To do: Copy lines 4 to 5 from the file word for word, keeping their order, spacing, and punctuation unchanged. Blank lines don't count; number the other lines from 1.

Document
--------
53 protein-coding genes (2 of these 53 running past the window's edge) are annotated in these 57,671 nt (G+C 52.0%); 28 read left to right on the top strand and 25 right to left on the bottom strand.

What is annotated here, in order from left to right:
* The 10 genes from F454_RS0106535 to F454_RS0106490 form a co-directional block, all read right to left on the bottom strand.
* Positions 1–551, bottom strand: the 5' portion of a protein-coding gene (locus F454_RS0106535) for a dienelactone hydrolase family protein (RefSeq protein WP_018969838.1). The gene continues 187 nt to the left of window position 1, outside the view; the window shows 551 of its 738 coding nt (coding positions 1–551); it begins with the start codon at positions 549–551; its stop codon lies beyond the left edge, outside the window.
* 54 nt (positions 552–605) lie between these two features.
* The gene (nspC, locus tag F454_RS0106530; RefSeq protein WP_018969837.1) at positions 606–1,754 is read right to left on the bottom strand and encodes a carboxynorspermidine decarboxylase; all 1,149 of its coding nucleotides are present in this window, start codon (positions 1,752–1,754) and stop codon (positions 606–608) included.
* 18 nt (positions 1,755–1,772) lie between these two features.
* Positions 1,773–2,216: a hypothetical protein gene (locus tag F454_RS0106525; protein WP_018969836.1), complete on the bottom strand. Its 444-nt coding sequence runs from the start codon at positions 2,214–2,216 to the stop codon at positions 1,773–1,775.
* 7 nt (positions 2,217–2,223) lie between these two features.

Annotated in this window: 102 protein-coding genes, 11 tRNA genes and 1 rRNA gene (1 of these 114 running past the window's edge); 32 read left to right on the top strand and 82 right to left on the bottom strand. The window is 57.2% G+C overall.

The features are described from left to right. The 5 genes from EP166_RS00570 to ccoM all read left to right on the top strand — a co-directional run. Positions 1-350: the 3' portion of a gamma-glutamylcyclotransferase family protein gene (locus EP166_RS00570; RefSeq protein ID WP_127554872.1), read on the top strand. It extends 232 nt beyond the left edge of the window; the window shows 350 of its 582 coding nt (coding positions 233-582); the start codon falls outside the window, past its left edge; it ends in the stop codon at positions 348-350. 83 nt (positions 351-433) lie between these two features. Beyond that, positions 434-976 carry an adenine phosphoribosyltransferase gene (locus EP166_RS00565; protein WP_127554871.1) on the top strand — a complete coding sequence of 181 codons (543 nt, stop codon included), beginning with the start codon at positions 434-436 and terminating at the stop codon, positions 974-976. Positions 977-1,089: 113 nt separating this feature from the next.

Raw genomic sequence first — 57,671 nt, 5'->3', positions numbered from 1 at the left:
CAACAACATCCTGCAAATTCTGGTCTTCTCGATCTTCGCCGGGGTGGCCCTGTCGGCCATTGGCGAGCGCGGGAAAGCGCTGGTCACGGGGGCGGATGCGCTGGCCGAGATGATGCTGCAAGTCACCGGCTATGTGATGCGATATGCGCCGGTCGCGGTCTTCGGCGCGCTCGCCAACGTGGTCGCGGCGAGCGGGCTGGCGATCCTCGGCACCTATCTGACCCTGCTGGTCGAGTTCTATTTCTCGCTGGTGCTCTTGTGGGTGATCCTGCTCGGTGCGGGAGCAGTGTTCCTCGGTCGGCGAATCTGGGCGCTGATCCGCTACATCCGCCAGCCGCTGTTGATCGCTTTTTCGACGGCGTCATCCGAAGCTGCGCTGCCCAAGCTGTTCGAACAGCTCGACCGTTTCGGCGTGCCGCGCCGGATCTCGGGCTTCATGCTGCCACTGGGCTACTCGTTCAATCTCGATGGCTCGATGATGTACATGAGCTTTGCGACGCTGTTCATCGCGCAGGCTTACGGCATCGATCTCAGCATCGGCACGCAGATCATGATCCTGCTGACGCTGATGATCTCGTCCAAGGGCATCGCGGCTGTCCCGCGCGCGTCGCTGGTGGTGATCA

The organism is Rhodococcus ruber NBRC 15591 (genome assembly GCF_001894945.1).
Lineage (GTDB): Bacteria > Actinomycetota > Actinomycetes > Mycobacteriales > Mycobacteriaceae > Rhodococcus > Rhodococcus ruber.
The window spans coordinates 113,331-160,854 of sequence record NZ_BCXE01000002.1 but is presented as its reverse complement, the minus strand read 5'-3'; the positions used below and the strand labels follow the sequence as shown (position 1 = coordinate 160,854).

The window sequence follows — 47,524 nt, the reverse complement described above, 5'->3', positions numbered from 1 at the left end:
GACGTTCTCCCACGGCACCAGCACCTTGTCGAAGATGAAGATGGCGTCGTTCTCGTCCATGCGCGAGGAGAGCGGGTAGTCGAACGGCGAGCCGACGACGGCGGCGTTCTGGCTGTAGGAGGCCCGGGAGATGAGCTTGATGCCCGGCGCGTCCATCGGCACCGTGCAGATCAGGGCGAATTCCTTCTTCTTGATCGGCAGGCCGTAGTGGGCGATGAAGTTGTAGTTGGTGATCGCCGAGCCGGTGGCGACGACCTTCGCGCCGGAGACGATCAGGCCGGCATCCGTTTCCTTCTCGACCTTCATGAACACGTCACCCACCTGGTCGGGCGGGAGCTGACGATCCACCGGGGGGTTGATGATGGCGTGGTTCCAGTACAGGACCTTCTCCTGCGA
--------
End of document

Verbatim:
* Positions 1–551, bottom strand: the 5' portion of a protein-coding gene (locus F454_RS0106535) for a dienelactone hydrolase family protein (RefSeq protein WP_018969838.1). The gene continues 187 nt to the left of window position 1, outside the view; the window shows 551 of its 738 coding nt (coding positions 1–551); it begins with the start codon at positions 549–551; its stop codon lies beyond the left edge, outside the window.
* 54 nt (positions 552–605) lie between these two features.